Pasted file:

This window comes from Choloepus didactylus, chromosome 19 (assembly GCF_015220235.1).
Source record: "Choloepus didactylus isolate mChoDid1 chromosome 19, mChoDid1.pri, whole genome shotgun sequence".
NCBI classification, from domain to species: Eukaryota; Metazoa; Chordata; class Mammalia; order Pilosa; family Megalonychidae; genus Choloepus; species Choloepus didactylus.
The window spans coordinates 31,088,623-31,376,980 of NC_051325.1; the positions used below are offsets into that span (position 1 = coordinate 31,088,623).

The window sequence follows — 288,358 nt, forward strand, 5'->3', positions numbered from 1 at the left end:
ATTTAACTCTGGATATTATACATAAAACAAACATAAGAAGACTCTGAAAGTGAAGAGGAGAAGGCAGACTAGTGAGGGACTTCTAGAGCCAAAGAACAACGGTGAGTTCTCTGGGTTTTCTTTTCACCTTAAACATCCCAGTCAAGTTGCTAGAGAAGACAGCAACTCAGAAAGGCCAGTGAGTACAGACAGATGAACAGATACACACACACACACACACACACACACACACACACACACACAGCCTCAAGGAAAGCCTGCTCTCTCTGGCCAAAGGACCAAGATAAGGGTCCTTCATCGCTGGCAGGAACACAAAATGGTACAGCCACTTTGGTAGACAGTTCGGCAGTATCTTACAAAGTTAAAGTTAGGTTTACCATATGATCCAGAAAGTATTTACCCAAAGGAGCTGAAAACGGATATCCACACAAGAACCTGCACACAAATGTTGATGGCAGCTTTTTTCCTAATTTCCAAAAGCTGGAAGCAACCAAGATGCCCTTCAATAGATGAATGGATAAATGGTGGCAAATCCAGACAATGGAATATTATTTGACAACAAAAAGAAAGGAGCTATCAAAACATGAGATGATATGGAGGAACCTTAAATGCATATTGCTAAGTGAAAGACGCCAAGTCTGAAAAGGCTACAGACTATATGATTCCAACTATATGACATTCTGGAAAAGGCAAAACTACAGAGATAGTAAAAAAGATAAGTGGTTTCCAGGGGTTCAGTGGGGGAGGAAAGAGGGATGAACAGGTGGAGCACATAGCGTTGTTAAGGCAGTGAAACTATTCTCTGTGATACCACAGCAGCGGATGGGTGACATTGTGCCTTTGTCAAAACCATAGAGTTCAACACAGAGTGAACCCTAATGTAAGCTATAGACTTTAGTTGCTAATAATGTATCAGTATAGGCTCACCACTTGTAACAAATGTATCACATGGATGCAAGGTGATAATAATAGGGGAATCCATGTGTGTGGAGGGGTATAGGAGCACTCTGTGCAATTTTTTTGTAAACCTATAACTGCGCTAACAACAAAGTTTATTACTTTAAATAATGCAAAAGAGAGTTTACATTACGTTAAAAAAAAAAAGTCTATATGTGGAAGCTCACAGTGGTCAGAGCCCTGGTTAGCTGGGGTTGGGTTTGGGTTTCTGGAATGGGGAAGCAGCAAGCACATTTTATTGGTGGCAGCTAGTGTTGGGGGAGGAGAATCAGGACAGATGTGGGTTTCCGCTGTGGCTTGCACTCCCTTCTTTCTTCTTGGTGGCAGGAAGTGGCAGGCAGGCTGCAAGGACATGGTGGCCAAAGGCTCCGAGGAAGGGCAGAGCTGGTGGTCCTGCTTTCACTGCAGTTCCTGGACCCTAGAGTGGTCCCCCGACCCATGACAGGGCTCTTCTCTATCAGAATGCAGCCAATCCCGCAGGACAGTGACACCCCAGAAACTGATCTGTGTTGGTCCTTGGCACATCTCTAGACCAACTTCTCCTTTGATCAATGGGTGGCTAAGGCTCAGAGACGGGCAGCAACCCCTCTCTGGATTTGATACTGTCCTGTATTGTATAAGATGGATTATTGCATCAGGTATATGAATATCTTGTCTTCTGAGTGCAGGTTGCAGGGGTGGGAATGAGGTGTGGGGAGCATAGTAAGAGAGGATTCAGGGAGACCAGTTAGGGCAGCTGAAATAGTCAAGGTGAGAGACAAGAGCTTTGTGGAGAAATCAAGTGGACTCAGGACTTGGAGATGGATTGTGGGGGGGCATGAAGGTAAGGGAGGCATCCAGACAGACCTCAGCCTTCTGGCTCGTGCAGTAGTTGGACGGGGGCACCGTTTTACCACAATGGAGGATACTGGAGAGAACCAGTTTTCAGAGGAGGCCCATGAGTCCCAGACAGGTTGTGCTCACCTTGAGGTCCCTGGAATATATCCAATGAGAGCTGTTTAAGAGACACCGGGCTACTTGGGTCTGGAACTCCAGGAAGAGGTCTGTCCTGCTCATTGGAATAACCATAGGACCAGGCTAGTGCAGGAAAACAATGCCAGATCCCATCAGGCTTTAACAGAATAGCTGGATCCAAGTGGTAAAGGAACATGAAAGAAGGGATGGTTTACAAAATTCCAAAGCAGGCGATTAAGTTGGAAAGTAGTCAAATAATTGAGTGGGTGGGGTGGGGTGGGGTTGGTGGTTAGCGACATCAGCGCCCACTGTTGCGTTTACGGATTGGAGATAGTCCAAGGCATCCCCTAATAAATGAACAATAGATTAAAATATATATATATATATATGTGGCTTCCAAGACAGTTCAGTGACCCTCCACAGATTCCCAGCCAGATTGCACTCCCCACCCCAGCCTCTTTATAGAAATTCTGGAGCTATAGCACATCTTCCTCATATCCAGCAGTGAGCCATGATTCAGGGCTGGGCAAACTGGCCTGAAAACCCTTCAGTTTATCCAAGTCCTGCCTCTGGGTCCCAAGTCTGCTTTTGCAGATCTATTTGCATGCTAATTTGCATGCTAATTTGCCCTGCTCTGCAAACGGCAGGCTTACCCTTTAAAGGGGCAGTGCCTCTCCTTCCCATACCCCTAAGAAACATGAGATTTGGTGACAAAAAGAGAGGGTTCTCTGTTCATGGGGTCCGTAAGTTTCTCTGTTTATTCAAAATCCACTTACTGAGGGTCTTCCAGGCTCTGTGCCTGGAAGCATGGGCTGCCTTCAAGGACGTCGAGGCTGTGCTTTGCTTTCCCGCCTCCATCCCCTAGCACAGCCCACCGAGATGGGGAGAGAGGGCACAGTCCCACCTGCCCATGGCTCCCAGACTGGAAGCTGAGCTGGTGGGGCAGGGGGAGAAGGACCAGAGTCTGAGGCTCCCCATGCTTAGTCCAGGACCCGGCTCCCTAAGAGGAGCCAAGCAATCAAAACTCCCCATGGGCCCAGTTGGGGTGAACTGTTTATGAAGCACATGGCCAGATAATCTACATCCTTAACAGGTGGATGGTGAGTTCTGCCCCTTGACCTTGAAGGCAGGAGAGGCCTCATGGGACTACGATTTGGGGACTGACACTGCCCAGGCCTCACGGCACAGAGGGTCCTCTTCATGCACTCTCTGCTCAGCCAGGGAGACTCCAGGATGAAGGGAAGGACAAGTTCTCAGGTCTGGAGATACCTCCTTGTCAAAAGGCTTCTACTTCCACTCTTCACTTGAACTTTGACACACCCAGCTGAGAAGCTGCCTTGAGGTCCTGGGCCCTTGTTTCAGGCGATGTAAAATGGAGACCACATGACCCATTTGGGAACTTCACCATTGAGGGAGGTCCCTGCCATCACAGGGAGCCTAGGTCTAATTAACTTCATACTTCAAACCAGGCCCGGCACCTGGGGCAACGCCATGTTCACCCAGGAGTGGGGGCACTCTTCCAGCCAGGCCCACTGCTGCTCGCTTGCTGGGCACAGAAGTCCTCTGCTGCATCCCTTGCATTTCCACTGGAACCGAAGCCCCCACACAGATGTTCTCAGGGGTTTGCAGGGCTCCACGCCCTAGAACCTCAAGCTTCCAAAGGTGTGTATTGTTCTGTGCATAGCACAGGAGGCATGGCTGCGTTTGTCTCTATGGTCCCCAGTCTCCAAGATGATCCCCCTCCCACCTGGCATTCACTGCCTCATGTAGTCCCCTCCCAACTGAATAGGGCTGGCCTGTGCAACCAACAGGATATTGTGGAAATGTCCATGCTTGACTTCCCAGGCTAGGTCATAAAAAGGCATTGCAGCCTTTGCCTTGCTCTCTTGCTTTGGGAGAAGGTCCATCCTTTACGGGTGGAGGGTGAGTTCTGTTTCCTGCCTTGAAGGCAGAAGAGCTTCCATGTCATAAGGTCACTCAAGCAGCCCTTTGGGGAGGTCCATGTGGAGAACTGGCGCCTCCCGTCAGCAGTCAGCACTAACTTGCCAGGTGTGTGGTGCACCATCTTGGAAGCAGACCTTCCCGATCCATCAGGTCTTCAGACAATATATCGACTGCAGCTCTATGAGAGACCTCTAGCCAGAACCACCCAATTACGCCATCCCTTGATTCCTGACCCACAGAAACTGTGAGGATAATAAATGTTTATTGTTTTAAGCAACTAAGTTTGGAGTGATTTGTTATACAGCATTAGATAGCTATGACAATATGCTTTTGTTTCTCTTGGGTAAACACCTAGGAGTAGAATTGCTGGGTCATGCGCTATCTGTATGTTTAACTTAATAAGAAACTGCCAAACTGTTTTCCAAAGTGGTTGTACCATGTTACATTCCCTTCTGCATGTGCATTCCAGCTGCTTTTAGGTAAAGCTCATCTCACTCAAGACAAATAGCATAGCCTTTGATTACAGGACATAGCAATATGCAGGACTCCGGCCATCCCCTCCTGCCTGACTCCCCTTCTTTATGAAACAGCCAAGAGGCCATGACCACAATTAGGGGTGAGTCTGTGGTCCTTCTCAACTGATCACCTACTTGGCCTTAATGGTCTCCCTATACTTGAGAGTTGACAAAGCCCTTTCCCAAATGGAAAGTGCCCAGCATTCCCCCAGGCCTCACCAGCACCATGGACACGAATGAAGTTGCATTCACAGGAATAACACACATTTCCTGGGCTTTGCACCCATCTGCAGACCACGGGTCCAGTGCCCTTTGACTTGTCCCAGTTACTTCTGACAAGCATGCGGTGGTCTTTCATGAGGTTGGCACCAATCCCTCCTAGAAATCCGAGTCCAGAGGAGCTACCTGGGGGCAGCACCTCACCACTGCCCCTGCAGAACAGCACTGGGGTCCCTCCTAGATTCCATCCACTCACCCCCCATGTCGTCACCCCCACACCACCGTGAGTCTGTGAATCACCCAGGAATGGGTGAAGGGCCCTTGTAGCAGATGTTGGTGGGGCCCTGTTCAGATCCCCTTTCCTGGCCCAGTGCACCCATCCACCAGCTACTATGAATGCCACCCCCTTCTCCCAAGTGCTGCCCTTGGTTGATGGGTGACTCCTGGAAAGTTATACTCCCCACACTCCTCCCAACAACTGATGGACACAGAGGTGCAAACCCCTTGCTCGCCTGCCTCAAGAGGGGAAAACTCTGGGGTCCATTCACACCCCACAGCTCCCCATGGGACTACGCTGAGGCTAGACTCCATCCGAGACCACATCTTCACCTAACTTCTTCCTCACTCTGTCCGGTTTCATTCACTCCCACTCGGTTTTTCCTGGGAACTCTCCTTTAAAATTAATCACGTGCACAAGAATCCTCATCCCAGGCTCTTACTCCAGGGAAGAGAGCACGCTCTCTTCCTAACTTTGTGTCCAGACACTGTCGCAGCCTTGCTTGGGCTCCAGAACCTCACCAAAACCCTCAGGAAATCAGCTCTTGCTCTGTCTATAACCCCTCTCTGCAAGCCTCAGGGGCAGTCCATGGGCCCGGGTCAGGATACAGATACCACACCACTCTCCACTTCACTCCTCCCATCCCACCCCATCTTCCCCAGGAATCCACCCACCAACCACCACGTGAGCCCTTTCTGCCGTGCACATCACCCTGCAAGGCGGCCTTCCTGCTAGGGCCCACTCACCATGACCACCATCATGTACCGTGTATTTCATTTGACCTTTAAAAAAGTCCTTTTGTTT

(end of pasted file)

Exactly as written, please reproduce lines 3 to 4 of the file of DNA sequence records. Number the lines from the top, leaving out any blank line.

NCBI classification, from domain to species: Eukaryota; Metazoa; Chordata; class Mammalia; order Pilosa; family Megalonychidae; genus Choloepus; species Choloepus didactylus.
The window spans coordinates 31,088,623-31,376,980 of NC_051325.1; the positions used below are offsets into that span (position 1 = coordinate 31,088,623).